Lust in Space

Words by  Andy Bassett

A lot has changed in western society since 1966. We had the whole Summer of Love thing in 1967, when everything was groovy and the word “love” was loosely reinterpreted to mean prolific, uncommitted sex. We had the Pill, which helped women have more control over their lives as the young men of the day discovered “love.” We had Women’s Lib, which morphed into feminism after women realised that men were actually OK with them burning their bras and they needed a stronger metaphor to get their message of social justice, equal opportunity, respect and pay equity across.

In the intervening years, the point at which we draw the line between socially acceptable and frightfully improper has shifted remarkably. Things once talked about in hushed whispers, which would have blown up into scandals back in the day, are now part of the fabric of society. Remember the outrage in the 80s, when it was revealed that Helen Clark and her partner were living together without being married? Even when she did marry him, conservatives bristled that she had the gall not to take on his surname. As late as the early 2000s, a hack journalist was literally going through their rubbish bins in the hope of finding evidence that Ms Clark’s husband was gay. Nowadays, if such a thing was revealed to be true, a bigger question would be “So what?”

In terms of broadcasting standards, the amount of sex on Netflix in 2022 differs radically from what the free-to-air TV networks deemed appropriate in 1966. The degree of explicitness with which sex is now presented on primetime TV makes the kind of stuff portrayed in dingy Soho cinemas back in the 1970s, where buxom housewives were succumbing to the unlikely charms of improbably moustached plumbers (I’m just going by what I’ve heard, you understand…) look rather tame.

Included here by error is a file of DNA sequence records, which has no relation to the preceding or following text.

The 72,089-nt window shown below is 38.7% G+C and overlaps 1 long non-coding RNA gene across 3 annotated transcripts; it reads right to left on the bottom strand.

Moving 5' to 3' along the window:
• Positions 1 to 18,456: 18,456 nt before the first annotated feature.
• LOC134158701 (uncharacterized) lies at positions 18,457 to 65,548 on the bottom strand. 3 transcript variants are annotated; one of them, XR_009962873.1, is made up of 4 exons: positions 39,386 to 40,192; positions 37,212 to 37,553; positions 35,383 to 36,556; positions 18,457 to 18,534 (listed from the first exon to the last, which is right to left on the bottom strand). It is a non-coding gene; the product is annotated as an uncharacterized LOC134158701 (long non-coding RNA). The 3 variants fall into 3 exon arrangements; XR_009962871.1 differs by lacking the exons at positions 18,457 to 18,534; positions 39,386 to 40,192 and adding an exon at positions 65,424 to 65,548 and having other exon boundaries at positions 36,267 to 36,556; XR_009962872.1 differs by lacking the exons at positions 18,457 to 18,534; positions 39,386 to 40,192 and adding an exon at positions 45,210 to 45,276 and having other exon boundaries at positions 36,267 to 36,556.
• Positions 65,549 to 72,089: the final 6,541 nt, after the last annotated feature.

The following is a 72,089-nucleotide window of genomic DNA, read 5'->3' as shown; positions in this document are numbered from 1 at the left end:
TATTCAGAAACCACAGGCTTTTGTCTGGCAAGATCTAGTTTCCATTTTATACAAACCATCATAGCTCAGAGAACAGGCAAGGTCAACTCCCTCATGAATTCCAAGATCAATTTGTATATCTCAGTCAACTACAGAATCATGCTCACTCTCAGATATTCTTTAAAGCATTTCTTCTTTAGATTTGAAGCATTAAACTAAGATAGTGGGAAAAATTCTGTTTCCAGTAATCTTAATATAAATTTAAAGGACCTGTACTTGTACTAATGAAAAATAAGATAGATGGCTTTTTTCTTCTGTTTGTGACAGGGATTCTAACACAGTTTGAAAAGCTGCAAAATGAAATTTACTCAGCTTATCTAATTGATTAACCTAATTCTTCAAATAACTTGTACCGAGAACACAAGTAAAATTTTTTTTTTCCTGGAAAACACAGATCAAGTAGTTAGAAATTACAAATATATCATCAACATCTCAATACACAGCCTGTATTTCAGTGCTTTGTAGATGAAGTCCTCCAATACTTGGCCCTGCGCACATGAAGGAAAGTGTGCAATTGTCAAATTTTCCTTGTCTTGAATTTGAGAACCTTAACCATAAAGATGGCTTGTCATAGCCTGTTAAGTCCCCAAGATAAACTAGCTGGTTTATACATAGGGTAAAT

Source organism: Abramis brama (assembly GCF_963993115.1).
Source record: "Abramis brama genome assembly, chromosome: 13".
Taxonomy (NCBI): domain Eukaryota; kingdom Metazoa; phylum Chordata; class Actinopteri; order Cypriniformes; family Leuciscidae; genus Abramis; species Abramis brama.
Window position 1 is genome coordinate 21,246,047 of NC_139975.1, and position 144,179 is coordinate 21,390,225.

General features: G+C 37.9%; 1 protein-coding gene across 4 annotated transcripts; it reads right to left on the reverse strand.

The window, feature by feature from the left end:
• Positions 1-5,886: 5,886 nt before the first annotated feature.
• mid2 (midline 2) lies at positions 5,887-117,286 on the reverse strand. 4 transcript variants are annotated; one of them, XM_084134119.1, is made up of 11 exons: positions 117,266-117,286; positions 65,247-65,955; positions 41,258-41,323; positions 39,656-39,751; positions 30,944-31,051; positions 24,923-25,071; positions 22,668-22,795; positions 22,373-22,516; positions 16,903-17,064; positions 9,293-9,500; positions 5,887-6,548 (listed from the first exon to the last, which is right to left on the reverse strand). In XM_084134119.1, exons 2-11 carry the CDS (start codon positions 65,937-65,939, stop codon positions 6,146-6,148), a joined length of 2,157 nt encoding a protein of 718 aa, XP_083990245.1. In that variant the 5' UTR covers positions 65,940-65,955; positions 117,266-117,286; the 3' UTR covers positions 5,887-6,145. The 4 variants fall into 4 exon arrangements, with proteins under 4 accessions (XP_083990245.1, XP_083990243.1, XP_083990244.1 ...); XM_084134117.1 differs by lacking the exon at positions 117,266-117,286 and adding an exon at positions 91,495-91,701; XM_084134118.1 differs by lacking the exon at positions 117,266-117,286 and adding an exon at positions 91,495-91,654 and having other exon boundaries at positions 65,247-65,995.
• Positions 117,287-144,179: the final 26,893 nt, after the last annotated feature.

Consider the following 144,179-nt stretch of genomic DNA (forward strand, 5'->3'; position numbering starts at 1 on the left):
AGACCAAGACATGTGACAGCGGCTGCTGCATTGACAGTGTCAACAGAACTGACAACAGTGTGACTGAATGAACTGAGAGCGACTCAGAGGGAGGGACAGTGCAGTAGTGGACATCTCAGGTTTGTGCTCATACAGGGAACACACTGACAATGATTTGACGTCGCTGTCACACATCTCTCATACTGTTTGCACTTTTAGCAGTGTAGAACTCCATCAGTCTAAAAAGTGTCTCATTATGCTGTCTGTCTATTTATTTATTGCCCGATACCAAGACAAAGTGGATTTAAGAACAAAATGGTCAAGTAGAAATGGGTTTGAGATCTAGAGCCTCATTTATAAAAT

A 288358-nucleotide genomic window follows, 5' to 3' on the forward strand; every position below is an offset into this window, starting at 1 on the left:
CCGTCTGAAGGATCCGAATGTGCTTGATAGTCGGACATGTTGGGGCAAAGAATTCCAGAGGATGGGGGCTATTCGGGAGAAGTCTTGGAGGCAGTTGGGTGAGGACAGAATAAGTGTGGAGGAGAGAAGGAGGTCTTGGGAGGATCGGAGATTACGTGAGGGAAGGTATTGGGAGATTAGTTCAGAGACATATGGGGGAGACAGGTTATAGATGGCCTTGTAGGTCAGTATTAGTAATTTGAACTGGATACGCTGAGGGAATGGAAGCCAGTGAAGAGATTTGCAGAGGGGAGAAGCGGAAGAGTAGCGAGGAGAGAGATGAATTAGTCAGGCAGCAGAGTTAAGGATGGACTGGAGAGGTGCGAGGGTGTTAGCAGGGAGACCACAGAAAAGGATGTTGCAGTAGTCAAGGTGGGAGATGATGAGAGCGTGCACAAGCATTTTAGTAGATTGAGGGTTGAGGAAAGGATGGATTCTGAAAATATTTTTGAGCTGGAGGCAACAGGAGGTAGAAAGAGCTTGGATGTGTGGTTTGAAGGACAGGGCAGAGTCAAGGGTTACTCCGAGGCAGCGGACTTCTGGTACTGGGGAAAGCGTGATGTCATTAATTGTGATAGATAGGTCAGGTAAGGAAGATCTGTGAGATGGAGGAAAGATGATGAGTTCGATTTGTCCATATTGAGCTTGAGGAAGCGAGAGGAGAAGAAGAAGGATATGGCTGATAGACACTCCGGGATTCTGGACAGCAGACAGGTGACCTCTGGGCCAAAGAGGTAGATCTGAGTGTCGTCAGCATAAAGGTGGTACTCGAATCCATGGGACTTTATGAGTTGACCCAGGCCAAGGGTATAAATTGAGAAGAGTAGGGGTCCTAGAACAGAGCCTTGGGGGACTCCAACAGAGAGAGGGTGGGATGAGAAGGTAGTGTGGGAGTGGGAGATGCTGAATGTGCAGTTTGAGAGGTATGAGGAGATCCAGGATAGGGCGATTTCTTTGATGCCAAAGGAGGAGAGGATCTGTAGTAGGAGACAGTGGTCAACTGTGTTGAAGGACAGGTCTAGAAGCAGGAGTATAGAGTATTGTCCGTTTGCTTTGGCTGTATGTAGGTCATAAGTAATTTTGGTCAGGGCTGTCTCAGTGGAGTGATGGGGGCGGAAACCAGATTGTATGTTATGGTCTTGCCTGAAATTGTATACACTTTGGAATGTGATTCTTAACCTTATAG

So when, earlier this year, I sat down to begin working my way through all 80 episodes of the original Star Trek (yes, Trekkie nerds, I know there are only 79 in the series but I’m including the original pilot The Cage), I was surprised to find that, for some reason, Netflix has given the series a 13 rating with a warning, ahead of every single episode, of sex scenes. Seriously – go and look for yourself if you don’t believe me.

Bear in mind that on US TV networks in 1966 they could barely even broach the topic of sex, let alone do anything. It was all implication, knowing looks, awkward references to reproduction. And that’s pretty much what the sex content of Star Trek amounts to. There was that problem with the copious breeding of the tribbles, and Spock at one point hijacked the Enterprise so as to return to Vulcan in order to mate. 

But for the most part, sex on Star Trek was limited to this: woman appears, her face shown close up, in soft focus. Captain Kirk smiles upon first seeing her. At some point between that moment and the closing credits, they will kiss. Occasionally, they would mix this up a bit and the woman would end up kissing Spock, Scotty or even Dr McCoy. Compared to, say, Game of Thrones, the sexual escapades of the Enterprise crew are somewhere down near those of the Wombles.

Sex-ism, on the other hand, was rife on the Enterprise and, apparently, in all the places no man – or, for that matter, woman – had gone before. While the show did exhibit some progressive thinking, with female doctors, biologists, ambassadors, rulers of planets and even a Romulan commander, all of them would wear costumes that showed off their legs, and often their shoulders and backs. The higher their status, the more fetishist their costume, with the notable exception of Spock’s mother, who dressed quite demurely.

Which is fair enough. I mean, if she was too hot, she and Captain Kirk might get it on, and that would just be weird, wouldn’t it? Not to say illogical.

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